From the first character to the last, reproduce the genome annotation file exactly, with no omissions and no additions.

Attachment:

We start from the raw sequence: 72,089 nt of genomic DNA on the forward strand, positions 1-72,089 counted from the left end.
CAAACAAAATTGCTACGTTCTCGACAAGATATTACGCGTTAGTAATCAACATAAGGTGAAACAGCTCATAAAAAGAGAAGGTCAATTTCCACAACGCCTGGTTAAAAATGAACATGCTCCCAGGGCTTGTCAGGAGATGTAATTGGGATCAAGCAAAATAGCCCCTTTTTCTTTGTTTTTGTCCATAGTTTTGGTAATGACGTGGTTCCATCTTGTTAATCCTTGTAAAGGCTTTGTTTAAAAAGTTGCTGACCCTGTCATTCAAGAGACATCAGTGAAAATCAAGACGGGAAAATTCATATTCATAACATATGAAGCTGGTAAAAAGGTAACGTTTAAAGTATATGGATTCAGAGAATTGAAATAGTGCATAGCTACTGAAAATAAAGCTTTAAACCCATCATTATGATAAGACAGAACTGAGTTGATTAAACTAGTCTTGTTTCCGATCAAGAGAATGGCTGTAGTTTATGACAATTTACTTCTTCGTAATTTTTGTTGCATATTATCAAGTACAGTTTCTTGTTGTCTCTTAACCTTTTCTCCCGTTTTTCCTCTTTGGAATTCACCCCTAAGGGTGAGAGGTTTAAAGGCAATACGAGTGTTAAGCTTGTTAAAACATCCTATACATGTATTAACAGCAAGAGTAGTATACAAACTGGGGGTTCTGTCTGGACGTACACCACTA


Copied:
We start from the raw sequence: 72,089 nt of genomic DNA on the forward strand, positions 1-72,089 counted from the left end.
CAAACAAAATTGCTACGTTCTCGACAAGATATTACGCGTTAGTAATCAACATAAGGTGAAACAGCTCATAAAAAGAGAAGGTCAATTTCCACAACGCCTGGTTAAAAATGAACATGCTCCCAGGGCTTGTCAGGAGATGTAATTGGGATCAAGCAAAATAGCCCCTTTTTCTTTGTTTTTGTCCATAGTTTTGGTAATGACGTGGTTCCATCTTGTTAATCCTTGTAAAGGCTTTGTTTAAAAAGTTGCTGACCCTGTCATTCAAGAGACATCAGTGAAAATCAAGACGGGAAAATTCATATTCATAACATATGAAGCTGGTAAAAAGGTAACGTTTAAAGTATATGGATTCAGAGAATTGAAATAGTGCATAGCTACTGAAAATAAAGCTTTAAACCCATCATTATGATAAGACAGAACTGAGTTGATTAAACTAGTCTTGTTTCCGATCAAGAGAATGGCTGTAGTTTATGACAATTTACTTCTTCGTAATTTTTGTTGCATATTATCAAGTACAGTTTCTTGTTGTCTCTTAACCTTTTCTCCCGTTTTTCCTCTTTGGAATTCACCCCTAAGGGTGAGAGGTTTAAAGGCAATACGAGTGTTAAGCTTGTTAAAACATCCTATACATGTATTAACAGCAAGAGTAGTATACAAACTGGGGGTTCTGTCTGGACGTACACCACTA